Charcoal is a major fuel for domestic use and revenue from its trade are the primary source of income for al-Shabaab, the Islamist terrorist group in Somalia. Its production triggers deforestation and has led to environmental degradation .For instance, the loss of the protective tree layer has the direct consequence of increasing the underlying soil’s vulnerability to erosion by exposing it to agents such as desiccating winds and heavy rains (FAO, 2007). Charcoal production accelerates the process of desertification, decreasing the amount of land useable for agriculture or grazing and pushing locals out of areas as they become uninhabitable after charcoal producers clear all the trees. This deforestation also decreases bio-diversity as species that relied on the tree groves are unable to survive without them. Degraded rangelands due to tree felling to meet the increasing charcoal demand are a common sight across Somalia.
Larger and consequently denser trees are selected for charcoal production. Therefore, the main and preferred timber species is Acacia bussei. A recent study by FAOSWALIM for Puntland estimated a 5% loss of this tree species annually. This estimate can be applied across Somalia. Another study by SWALIM focusing on Jilib area estimated a 3.3% tree cover loss within a very short period (2011-2013). This loss was solely attributed to charcoal production in the region. Large scale charcoal production concentrates first in areas where tree density is higher and distance from main roads, agriculture areas, and settlements is low, but also, as tree cover diminishes, new access roads are built to exploit areas further away. Tracks/access paths are a common feature at/around charcoal producing regions (shown with yellow arrows in the vhr images of 31 May 2016 and 21 Feb 2017). In some cases, the trees are felled at a different site and transported to another one where the kiln is made for charcoal production.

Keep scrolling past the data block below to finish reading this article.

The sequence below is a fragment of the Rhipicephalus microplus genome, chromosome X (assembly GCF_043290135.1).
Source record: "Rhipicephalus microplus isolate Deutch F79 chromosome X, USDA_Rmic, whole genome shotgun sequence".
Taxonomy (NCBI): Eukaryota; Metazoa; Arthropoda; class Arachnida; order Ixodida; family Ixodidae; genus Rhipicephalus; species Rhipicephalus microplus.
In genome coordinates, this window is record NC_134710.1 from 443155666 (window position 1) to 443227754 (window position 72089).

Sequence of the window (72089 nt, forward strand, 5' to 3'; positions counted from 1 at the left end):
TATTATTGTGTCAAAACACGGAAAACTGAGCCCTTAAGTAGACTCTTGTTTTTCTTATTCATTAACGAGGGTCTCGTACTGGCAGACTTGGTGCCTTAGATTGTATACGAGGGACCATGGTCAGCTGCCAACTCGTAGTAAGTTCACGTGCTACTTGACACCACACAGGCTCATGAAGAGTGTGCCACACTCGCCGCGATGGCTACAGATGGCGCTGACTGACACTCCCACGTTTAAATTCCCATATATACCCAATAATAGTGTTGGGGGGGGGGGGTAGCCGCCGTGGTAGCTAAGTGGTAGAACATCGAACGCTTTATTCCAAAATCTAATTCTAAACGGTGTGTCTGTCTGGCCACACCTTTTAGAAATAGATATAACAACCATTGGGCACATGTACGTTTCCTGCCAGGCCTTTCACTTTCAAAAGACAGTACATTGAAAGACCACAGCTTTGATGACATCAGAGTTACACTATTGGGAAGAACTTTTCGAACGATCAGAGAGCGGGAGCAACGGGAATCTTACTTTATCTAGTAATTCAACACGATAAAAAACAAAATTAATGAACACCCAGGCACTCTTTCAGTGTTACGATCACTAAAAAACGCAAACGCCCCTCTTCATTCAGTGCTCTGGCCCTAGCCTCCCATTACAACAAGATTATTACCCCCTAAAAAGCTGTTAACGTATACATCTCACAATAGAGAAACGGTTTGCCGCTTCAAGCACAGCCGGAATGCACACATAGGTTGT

In Somalia charcoal is produced in ‘kilns’; a type of oven. The cut trees are piled up, covered with iron sheets, and buried with sand. After the oven burns for up to a week, the sand and sheets are removed. The wood has then turned into charcoal, which is then packed into bags/sacks ready to transport for export or domestic use (often using tracks and ‘dhows’; lateen-rigged ships with one or two masts, used in the Indian Ocean). Large quantities are transported each year to the Arabian Peninsula, despite a UN ban on charcoal export.
The study area measuring about 36,700 sqkm was precisely defined using both Landsat images classified as Forested areas and the observations made on VHR considering the area affected by deforestation for charcoal production. It covers the district of Jamaame, major parts of Badhaadhe, Kismaayo, Jilib, Bu’aale, Afmadow, and minor parts of Sablaale, Diinsoor and Saakow.
Multi-temporal dataset of very high-resolution remote sensing images such as WorldView-1, 2 and 3 were used to map kiln locations in the study area. The acquisition dates of the images range from 2011 to 2017. Charcoal production sites can be seen on satellite images as dark round/ almost round patches. Many small tracks/ paths are a common feature at these sites. They are used for access and transport. The average radius of the kilns is 3.3m but some are as big as 6m in radius. Multi temporal analysis of vhr images reveals a tremendous increase of charcoal sites over the years.